Though both Democrat Chellie Pingree and Republican Charlie Summers are strong, knowledgeable candidates with well thought-out positions on the issues, it is Ms. Pingree who should succeed six-term Democrat Tom Allen in representing Maine’s 1st Congressional District.
Ms. Pingree’s commitment to health care reform, an energy policy that gets beyond petroleum, a tax policy that fairly addresses growing budget deficits, and a foreign policy that would end a war costing up to $400 million a day will serve Maine and the nation well.
Ms. Pingree distinguished herself in four terms in the Maine Senate during the 1990s, where she rose to leadership, serving as the Senate majority leader. Though her core principles are liberal, Ms. Pingree was a pragmatic Democrat in the Legislature, working to ensure that health care reform and other initiatives eased the burden on small businesses as much as they helped middle class families.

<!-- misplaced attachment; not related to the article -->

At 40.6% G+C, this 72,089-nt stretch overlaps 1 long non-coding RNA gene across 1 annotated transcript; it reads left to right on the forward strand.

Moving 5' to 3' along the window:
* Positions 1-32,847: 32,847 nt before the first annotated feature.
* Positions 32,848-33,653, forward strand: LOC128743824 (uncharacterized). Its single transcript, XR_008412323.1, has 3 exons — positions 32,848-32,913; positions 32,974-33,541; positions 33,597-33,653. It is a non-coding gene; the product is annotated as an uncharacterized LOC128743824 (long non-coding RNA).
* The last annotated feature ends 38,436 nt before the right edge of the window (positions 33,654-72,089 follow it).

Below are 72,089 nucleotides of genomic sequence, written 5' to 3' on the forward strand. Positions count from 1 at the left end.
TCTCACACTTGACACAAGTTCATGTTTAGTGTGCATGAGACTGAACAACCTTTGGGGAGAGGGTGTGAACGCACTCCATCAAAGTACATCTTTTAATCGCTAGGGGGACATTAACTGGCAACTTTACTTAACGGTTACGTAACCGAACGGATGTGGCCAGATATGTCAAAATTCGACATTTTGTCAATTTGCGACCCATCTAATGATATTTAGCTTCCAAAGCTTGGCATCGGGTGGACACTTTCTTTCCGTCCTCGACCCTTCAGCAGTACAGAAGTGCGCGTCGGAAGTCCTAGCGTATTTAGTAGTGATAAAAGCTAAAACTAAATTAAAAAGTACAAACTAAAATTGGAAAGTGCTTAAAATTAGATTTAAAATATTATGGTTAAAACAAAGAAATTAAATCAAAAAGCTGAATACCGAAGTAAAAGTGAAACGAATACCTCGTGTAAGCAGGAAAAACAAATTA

Ms. Pingree, who hails from the small island community of North Haven in Knox County, ran a small business and served as chairwoman of the local school board there, experiences that will keep her grounded in Congress.
After leaving the Legislature because of term limits, Ms. Pingree reportedly wanted to run for governor, but Democrats rallied around John Baldacci and urged her to run instead for the U.S. Senate against Susan Collins in 2002. When Ms. Pingree lost that contest, she went to work for Common Cause, a non-partisan Congressional lobbying group committed to open and responsible government. That experience, she said, along with learning as Senate majority leader how to win over reluctant colleagues, have taught her how to work effectively with both Democrats and Republicans.
In this race, it is not the shortcomings of Ms. Pingree’s opponent that tip the scales, but rather her philosophy on the issues. Mr. Summers, who ran against Rep. Allen in 2004, has grown into a thoughtful, articulate and well-rounded candidate who should have a future in public service.
Ms. Pingree pledges to bring passion and common sense to her work in Congress, should she win, along with big ideas for addressing the nation’s daunting problems. “I don’t expect people to settle for halfway measures,” she said. That approach will serve the 1st District well.